In a statement, the ECB said: “England white ball batsman Jason Roy has informed the England & Wales Cricket Board (ECB) that he intends to enter into an agreement with Major League Cricket in the US later this summer. The ECB has agreed that he will be in the competition on the condition that he surrenders the remainder of his incremental contract with the ECB, to which both parties have agreed.
“The ECB would like to clarify that this decision will not affect Jason’s selection for England teams in the future. We are confident that Jason is committed to English cricket.”
MLC will take place July 13-30 at Grand Prairie Stadium in Texas and has significant backing from both India and Australia: four of the six franchises have investors who own IPL teams, while Cricket Victoria and Cricket New South Wales have stakes in the other TWO.
As a result, the ECB will not issue No-Objection Certificates (NOCs) that allow contracted players to operate in MLC. And while players probably won’t negotiate a release of full white-ball contracts to play in the US, such a move would make financial sense for those with incremental deals.
The ECB’s incremental contracts are worth around £66,000 a year and effectively supplement provincial salaries. Six players have such deals for the 2022-23 contract cycle: Harry Brook, Dawid Malan, Matthew Potts, Roy, Topley and David Willey.
ESPNcricinfo understands that Surrey expects Roy to play MLC – most likely for LA Knight Riders – between the end of their Blast season and the start of the Hundred, and that he must agree to a release from his incremental contract to do so. When Surrey reaches Finals Day, Roy will be available to them and miss the start of MLC.
Topley outlined his white-ball ambitions on Surrey’s live stream last week: “If you had asked me when I was young I would have said I would love to play 100 Tests for England,” he said. “Now, if you ask me, [I’d say] I would like to go to as many IPLs as I can. I don’t think the stigma around saying you want to play and be successful in white-ball cricket is that bad.”
Contracts in England run from October to September, so requesting an incremental deal release at this stage of the year would cost players around £20,000. Each MLC franchise has a purse of $1.15 million (around £930,000) – to cover between 16 and 19 players, nine of which could be from overseas – so any deals would avoid the loss of revenue from leaving a contract in England.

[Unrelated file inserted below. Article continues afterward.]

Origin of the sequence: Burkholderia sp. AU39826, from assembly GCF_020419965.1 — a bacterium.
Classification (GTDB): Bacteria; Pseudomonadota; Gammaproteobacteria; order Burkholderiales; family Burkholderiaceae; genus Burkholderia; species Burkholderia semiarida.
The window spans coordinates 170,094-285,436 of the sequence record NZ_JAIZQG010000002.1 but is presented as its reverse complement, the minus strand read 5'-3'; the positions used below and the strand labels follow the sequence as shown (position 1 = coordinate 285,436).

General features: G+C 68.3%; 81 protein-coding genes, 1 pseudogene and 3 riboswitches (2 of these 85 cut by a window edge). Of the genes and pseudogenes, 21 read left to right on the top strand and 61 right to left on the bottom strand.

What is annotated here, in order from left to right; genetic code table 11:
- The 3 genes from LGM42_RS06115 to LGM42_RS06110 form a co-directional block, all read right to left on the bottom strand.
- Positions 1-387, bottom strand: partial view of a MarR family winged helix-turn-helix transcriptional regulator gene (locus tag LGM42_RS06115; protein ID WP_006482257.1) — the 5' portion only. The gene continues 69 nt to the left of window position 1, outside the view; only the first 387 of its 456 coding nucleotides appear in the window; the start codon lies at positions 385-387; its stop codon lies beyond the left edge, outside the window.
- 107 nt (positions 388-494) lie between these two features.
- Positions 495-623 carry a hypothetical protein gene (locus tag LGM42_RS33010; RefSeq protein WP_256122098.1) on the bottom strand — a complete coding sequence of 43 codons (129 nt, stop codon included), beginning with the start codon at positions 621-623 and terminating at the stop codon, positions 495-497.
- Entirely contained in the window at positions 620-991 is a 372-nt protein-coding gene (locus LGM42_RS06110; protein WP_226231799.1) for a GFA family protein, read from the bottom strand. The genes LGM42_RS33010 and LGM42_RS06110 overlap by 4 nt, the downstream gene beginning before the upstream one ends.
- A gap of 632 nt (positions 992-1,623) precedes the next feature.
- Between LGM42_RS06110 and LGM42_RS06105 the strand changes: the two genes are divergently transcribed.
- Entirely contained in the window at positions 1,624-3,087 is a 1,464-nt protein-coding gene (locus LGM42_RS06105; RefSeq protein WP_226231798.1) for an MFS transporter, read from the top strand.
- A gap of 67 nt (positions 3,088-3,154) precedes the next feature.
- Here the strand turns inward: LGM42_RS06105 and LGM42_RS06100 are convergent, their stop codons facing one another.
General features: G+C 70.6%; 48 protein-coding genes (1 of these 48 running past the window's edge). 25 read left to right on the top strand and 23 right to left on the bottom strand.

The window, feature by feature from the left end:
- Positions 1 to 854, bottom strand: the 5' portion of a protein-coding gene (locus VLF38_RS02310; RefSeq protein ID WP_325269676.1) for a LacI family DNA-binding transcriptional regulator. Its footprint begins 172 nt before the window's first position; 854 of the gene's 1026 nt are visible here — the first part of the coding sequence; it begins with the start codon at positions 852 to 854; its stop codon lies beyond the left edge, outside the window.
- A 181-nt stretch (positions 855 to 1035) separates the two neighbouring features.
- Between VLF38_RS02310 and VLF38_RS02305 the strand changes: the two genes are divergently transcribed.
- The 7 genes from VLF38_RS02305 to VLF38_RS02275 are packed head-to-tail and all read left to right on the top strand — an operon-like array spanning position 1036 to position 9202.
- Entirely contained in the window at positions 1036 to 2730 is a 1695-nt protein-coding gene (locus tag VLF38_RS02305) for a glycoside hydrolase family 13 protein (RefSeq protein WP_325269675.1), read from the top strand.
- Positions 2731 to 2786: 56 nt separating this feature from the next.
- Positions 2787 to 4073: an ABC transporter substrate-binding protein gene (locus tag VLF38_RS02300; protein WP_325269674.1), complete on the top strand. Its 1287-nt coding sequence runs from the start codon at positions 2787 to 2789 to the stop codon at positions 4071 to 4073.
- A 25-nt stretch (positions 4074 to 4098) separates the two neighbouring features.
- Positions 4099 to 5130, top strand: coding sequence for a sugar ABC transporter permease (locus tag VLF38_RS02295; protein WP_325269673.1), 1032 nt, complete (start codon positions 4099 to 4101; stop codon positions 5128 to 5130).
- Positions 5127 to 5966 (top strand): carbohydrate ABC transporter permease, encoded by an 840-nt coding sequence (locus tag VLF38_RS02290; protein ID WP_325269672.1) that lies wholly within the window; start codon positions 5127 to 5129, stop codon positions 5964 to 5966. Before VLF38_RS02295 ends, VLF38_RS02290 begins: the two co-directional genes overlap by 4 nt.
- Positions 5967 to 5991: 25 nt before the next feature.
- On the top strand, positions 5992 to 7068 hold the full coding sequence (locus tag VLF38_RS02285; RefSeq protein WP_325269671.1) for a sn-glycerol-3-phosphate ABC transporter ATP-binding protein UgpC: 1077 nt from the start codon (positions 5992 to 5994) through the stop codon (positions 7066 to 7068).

The ECB is in the process of revamping its central contracting system for the 2023-24 season to adapt to the growth of franchise leagues, and any decisions to leave incremental contracts will not hold players on the roster.
Following other reports in various media outlets on Thursday, Roy issued a statement on his social media accounts saying: “Following a bit of unwanted speculation over the last 24 hours, I wanted to clarify that I am not and will never walk away from England”.
“Representing my country remains my proudest moment as a professional cricketer. I hope to play for England for many years to come, that remains my priority.
“I had clear and supportive conversations with the ECB about participating in Major League Cricket. The ECB was happy for me to play in the league as long as they didn’t have to pay me for the rest of the contract year.
“As a single format player without a central contract I wanted to take the opportunity to play this competition as there are currently no scheduling conflicts with England. As an England player it benefits me to play competitive cricket as much as possible.
“To be very clear, my priority is English cricket, especially with a World Cup coming up. It is the greatest honor for me, and for any player, to receive a cap to play for their country.”
A spokesperson for the Professional Cricketers’ Association (PCA) told ESPNcricinfo: “This is covered by the expanded standard game contract agreed by the ECB, provinces and the PCA. It is entirely up to the employers to determine whether players will be a NOC during the season. to get. “
Matt Roller is an assistant editor at ESPNcricinfo. @mroller98